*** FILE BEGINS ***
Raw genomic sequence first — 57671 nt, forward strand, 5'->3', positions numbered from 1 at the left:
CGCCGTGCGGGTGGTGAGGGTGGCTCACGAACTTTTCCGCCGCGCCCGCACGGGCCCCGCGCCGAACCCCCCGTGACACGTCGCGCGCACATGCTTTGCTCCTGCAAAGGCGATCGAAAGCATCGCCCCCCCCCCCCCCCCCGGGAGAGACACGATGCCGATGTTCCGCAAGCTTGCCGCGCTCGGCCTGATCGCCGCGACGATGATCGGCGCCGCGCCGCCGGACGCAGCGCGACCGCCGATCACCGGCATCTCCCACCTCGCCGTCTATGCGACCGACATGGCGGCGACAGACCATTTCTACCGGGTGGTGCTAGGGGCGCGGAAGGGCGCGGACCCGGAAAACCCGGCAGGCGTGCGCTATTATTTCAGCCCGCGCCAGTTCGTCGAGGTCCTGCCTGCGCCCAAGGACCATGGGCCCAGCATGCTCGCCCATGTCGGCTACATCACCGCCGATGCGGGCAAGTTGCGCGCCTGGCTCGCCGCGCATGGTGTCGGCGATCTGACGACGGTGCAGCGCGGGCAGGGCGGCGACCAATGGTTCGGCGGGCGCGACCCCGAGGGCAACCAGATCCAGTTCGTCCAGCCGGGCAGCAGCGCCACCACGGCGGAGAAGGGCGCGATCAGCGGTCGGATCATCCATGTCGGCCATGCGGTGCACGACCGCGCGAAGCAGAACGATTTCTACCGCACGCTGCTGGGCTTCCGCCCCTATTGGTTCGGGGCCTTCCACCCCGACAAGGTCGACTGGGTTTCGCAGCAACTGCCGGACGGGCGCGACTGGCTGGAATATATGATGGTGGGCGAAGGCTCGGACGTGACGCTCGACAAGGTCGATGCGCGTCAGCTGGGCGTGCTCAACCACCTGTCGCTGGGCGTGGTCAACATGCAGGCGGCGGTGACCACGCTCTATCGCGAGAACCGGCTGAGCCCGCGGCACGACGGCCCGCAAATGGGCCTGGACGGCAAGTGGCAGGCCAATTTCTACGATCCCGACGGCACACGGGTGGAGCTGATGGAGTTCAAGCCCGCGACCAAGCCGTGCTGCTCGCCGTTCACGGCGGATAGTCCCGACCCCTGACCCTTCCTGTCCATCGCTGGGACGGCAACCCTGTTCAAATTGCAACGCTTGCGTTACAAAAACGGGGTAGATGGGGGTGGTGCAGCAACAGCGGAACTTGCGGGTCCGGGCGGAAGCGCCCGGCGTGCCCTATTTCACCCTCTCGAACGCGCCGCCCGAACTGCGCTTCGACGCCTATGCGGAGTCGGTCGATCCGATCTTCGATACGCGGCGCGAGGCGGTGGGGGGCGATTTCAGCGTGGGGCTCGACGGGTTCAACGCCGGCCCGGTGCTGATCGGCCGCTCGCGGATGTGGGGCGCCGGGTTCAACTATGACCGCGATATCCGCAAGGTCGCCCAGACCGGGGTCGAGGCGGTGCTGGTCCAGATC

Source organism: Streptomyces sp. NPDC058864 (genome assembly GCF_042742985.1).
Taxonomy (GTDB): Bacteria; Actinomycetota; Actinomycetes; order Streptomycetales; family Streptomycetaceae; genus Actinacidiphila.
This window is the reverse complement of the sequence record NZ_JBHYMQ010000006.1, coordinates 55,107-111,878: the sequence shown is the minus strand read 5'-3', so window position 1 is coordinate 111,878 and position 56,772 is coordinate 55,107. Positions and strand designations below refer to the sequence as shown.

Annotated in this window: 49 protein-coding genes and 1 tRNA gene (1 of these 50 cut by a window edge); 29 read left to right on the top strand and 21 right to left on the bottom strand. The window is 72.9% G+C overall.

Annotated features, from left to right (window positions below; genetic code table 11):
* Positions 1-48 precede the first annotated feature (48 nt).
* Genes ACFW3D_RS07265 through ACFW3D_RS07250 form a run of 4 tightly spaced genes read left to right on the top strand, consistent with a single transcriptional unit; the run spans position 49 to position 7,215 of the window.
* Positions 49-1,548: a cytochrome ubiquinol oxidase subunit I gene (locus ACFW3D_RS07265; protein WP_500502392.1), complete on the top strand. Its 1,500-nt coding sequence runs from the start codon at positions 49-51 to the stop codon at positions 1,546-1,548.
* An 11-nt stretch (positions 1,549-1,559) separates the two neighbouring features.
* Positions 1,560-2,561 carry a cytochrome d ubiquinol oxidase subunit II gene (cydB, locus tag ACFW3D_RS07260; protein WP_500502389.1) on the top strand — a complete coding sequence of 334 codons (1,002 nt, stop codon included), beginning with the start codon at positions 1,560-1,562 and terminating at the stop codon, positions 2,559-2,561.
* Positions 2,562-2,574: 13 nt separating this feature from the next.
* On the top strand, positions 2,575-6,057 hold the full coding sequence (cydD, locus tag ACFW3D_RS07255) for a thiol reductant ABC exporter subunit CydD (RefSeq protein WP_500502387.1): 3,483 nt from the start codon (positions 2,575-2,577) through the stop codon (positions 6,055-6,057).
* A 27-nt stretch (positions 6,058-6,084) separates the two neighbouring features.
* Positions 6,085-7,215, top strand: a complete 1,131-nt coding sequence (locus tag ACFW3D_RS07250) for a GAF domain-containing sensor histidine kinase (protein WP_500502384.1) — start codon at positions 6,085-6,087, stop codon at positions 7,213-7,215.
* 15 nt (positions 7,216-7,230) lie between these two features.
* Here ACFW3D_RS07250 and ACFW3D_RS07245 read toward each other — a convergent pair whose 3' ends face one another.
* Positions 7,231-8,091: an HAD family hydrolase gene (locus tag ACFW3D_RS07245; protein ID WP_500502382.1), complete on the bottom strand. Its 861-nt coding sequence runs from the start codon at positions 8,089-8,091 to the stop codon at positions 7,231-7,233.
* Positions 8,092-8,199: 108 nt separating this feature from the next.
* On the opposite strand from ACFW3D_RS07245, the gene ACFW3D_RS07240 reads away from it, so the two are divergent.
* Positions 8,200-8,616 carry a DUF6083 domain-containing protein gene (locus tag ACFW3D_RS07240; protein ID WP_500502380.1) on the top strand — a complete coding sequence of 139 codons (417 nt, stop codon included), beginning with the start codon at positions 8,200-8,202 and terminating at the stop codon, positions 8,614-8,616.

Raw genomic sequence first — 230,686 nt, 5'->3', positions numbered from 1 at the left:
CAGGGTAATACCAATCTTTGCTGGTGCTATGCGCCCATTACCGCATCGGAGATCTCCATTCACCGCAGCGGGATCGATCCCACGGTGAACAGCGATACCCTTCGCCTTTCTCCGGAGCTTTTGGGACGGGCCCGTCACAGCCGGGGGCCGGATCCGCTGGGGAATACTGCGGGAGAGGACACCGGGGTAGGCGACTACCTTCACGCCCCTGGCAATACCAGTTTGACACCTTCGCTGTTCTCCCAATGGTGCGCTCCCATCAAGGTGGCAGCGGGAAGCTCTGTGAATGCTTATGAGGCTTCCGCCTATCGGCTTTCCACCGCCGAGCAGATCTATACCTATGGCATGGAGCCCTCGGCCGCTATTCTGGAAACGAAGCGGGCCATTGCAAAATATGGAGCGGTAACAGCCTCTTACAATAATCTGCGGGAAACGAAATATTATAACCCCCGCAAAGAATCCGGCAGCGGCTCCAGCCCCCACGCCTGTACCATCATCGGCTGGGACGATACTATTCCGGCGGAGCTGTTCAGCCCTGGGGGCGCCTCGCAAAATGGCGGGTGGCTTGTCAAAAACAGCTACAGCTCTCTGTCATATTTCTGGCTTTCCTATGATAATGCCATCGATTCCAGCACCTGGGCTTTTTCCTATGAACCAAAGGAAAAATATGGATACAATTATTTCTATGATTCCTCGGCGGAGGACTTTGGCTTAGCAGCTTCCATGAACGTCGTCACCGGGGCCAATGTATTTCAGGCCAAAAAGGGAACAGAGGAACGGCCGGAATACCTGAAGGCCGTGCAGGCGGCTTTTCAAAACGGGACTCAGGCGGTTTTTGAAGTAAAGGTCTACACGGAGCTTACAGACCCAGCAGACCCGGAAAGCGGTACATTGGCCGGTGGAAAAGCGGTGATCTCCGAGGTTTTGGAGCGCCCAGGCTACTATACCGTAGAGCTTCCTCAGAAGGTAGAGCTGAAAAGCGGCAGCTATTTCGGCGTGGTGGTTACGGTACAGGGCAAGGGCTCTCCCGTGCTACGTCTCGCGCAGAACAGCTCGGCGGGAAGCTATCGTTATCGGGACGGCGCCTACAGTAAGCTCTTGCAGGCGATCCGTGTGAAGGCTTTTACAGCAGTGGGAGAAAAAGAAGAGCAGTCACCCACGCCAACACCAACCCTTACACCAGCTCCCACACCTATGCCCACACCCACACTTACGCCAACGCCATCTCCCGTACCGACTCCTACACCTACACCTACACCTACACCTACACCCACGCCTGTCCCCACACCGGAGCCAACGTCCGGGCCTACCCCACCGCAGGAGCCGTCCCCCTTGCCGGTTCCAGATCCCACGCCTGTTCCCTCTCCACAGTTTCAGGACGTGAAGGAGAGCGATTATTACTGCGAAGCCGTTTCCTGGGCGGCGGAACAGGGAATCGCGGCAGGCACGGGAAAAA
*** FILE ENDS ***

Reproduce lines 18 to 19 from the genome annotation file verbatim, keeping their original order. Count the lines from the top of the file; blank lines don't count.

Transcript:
* Here ACFW3D_RS07250 and ACFW3D_RS07245 read toward each other — a convergent pair whose 3' ends face one another.
* Positions 7,231-8,091: an HAD family hydrolase gene (locus tag ACFW3D_RS07245; protein ID WP_500502382.1), complete on the bottom strand. Its 861-nt coding sequence runs from the start codon at positions 8,089-8,091 to the stop codon at positions 7,231-7,233.